Statistics from Public Health Ontario (PHO) show the opioid-related death rates in many parts of Northern Ontario are significantly higher than the numbers being reported by Toronto Public Health and some other Southern Ontario locations. For comparison purposes, statistics were compiled in quarterly segments from the end of March 2019, through to the end March of 2020, which was the one-year time period with the latest available information on Emergency Room visits, hospitalizations and opioids-related deaths. In the first quarter of this year, just in the Public Health Sudbury and Districts (PHSD) jurisdiction, the rate of opioid deaths was listed at 41.9 per 100,000 population, an increase of 16.7 per cent from the previous year. This was based on a population of 200,424 within the jurisdiction of the Sudbury health unit, which includes the City of Greater Sudbury and several surrounding smaller communities, such as Espanola, Chapleau and on Manitoulin Island. Public Health Ontario said this accounts for 21 deaths in the first three months of this year for the PHSD service area. The Sudbury health unit's own opioid surveillance program reports that from January 2020 to June 2020, opioids have claimed 44 lives. The Sudbury health unit jurisdiction, in the first three months of this year, also had an opioid death rate more than three times higher than the national rate in Canada, which is 12.1 deaths per 100,000 residents. By comparison, for the Toronto Public Health area, the rate of opioid deaths was 11.4 per 100,000 population. It is an increase of 8.6 per cent from the previous year. This was based on a population of 3,090,377. The rate for the last three months of 2019 was 10.5 per 100,000. For the third quarter, the rate was lower at 6.1 deaths per 100,000. The second quarter of 2019 in Toronto, the death rate was 10.5 and in the first quarter the death rate was 11.2 deaths per 100,000. The lower rate was evident in other parts of Southern Ontario. In the jurisdiction of Ottawa Public Health, the rate of opioid deaths was lower at 7.7 per 100,000, the first three months of this year. This was for a population of slightly more than one million. In the Peel region, Peel Public Health reported an even lower fatality rate of 7.6 per 100,000 residents, for a population listed at more than 1.5 million. In the Windsor - Essex County Health Unit, the opioid fatality rate was 15.2 per 100,000 based on a population of roughly 420,000. In the Niagara Public Health Region, the death rate in the first three months this year was reported at 23.1 per 100,000 population for a region of more than 468,000 residents. Back to Northern Ontario, the rates were far higher in general. The Porcupine Health Unit, representing Timmins and several other smaller northern towns, also has a high rate of opioid deaths according to the PHO stats. For the first three months of this year, the death rate attributed to opioids was 32.8 per 100,000 population, three times the Toronto rate. This was for a population of 85,273. Figures for the Thunder Bay District Health Unit (TBDHU) for the first quarter of this year revealed a mortality rate of 28.5 per 100,000 population. This was for a population of nearly 155,000 in the TBDHU jurisdiction. For the North Bay Parry Sound District Health Unit it was revealed that the rate of opioid deaths was 18.6 per 100,000 population. This was for a region of more than 129,000 residents. The Timiskaming Health Unit, which includes such communities as Kirkland Lake and Temiskaming Shores, the rate was 12.1 per 100,000 for a jurisdiction with a population of more than 33,000 residents. Four deaths occurred in that jurisdiction between March 2019 and March 2020. Further west in the jurisdiction of the Northwestern Health Unit, for communities such as Kenora, Red Lake and Dryden, the mortality rate for the first three months of this year was 9.8 per 100,000, a couple of points lower than Toronto. This was for a population just short of 82,000. A full report on the patterns of opioid-related deaths in Ontario during 2020 the pandemic may be causing some unintended consequences. "In June 2020, Ontario’s Chief Coroner announced a 25 per cent increase in suspected drug-related deaths between March and May 2020, compared to the monthly median reported in 2019. Similar trends have been reported elsewhere in Canada," said the report. "It is expected that this increase in drug-related deaths is being driven by a combination of numerous factors, including an increasingly toxic unregulated (‘street’) drug supply, barriers to access to harm reduction services and treatment, and physical distancing requirements leading to more people using drugs alone."Len Gillis, Local Journalism Initiative Reporter, Sudbury.com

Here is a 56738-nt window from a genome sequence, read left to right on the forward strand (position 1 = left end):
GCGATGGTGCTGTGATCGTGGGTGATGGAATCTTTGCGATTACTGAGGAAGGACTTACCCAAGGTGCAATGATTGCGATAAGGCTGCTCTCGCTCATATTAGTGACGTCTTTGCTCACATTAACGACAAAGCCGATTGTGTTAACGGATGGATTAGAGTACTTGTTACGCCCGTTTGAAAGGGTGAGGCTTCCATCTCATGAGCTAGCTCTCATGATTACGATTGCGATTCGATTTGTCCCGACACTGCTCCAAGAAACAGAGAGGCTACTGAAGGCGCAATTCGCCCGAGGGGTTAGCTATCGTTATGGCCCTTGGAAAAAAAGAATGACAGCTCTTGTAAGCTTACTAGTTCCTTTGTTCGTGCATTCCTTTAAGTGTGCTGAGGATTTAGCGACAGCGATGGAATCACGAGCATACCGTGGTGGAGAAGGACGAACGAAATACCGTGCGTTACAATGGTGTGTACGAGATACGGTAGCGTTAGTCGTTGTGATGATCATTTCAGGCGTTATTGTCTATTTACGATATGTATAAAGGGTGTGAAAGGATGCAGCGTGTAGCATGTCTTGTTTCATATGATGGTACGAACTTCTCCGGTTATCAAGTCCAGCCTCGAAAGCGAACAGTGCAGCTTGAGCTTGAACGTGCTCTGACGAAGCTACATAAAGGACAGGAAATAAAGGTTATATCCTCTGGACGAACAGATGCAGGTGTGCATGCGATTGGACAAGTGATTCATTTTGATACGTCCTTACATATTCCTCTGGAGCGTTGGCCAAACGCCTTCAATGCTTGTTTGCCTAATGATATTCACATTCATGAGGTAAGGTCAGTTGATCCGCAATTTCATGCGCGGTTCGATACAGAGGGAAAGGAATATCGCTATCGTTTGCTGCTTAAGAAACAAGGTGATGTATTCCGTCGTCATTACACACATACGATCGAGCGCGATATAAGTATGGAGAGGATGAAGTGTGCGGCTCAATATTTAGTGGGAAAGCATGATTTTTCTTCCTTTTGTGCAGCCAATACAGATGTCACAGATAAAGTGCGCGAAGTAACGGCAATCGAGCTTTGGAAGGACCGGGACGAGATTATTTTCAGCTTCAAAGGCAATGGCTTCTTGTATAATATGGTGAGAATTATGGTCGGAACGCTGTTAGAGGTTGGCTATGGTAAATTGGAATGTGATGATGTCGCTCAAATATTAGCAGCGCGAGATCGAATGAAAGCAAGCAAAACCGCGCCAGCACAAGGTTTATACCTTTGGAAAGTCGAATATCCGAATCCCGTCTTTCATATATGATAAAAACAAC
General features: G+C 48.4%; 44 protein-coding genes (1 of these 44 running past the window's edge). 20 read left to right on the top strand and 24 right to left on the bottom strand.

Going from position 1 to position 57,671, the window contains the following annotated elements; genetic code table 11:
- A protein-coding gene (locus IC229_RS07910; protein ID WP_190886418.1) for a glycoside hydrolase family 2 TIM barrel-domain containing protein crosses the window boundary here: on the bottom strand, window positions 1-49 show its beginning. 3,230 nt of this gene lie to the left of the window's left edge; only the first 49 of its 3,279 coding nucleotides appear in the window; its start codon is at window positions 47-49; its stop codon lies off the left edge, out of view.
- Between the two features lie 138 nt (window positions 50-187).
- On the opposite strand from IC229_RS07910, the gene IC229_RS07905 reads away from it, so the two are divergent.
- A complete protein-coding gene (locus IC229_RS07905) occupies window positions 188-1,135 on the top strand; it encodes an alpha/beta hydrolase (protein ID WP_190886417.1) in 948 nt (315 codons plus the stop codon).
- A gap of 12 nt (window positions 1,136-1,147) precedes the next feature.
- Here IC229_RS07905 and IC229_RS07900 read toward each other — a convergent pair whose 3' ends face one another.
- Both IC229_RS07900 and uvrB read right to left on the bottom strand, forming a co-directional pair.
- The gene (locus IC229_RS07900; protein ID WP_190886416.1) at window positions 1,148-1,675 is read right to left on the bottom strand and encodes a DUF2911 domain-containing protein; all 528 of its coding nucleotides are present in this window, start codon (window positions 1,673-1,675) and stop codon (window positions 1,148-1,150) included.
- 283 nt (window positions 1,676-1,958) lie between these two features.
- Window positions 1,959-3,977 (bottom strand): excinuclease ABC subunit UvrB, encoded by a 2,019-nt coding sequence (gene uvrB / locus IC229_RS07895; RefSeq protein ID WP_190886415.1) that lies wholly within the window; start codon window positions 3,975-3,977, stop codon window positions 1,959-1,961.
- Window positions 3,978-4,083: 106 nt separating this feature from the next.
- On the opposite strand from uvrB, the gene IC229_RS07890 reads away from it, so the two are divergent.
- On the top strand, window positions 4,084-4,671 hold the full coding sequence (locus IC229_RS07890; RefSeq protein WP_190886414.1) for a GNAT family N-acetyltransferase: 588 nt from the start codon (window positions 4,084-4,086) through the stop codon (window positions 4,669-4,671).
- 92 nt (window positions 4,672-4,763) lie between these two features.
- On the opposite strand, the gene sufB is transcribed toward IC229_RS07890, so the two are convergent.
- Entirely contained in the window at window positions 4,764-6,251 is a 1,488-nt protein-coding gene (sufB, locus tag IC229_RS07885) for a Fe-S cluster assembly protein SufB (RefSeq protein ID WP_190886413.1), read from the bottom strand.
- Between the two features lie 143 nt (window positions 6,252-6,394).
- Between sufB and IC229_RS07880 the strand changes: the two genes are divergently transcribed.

The federal government wants to hear from you on temporary foreign worker accommodations. The window to provide comments and have your voice heard will close on Dec. 22, 2020. In consultation with provincial governments, employers, workers and foreign partner countries, the federal government announced this past summer that it would develop minimum mandatory requirements for housing under the Temporary Foreign Workers Program (TFWP), under which upwards of 60,000 foreign workers come to Canada each year to ensure our agricultural sector continues to function. “The intent is not to pursue short-term changes … but to develop a lasting approach to improve living conditions for workers while considering elements that would make accommodations more adaptable to addressing any communicable disease outbreaks in the future,” read a document provided to Niagara This Week by Employment and Social Development Canada (ESDC). To that end, the feds want to reduce overcrowding to bring about five outcomes: personal space and privacy; adaptability to public health measures to prevent virus spread; more amenities; heating, cooling and air quality; and internet access. The current open consultation process requires those wanting to participate to send an email to NC-TFWP-APT-PTET-EPA-GD@hrsdc-rhdcc.gc.ca requesting to take part. Through the public consultation period, the government wants feedback on “impacts and considerations for transitioning to new requirements,” and “approaches to strengthen oversight of worker accommodations.” New requirements under consideration for the TFWP include: ensuring workers have freedom of movement and can receive guests without restrictions; having proper heating and cooling equipment to maintain temperature range of 20 to 25.5 C; a maximum of four workers per bedroom with a minimum distance of two metres between all beds; washrooms being within work accommodations; and access to phones and free internet where available. The requirements under consideration can be viewed in their entirety by clicking here. “The consultations will inform the development of a lasting approach to improve living conditions for workers. Creating clear and consistent standards will also ensure employers fully understand their obligations and can better adhere to them,” an Oct. 27 press release read. The release also announced that the federal government will survey those employing agricultural temporary foreign workers so government can better understand current accommodation arrangements. Niagara This Week was provided a survey sample, which revealed questions about housing types like bunkhouses and mobile homes, square footage of common areas and sleeping spaces, amenities, and whether cooling/heating systems are controllable by workers — to name some. Another document provided to Niagara This Week from ESDC read that housing provided to workers “who may be vulnerable to exploitation due to their immigration status and other factors” is inconsistent. Common complaints, the document listed, are “overcrowding and lack of privacy, an inadequate number of washrooms and kitchen facilities per worker, lack of adequate heating/cooling” and deficiencies like leaks, mould and poor plumbing. “The increased attention on employer-provided accommodations through COVID-19 has highlighted several other common deficiencies in the quality of housing and living conditions for workers, including that group accommodations provided on many farms may increase the risk of communicable disease transmission, potentially putting the health of TFWs and the community at large at risk,” another paragraph read. Of the foreign workers who come to Canada each year, approximately 3,000 men and women come to work at Niagara’s farms; two of which experienced significant COVID-19 outbreaks so far this year.Jordan Snobelen, Local Journalism Initiative Reporter, Niagara this Week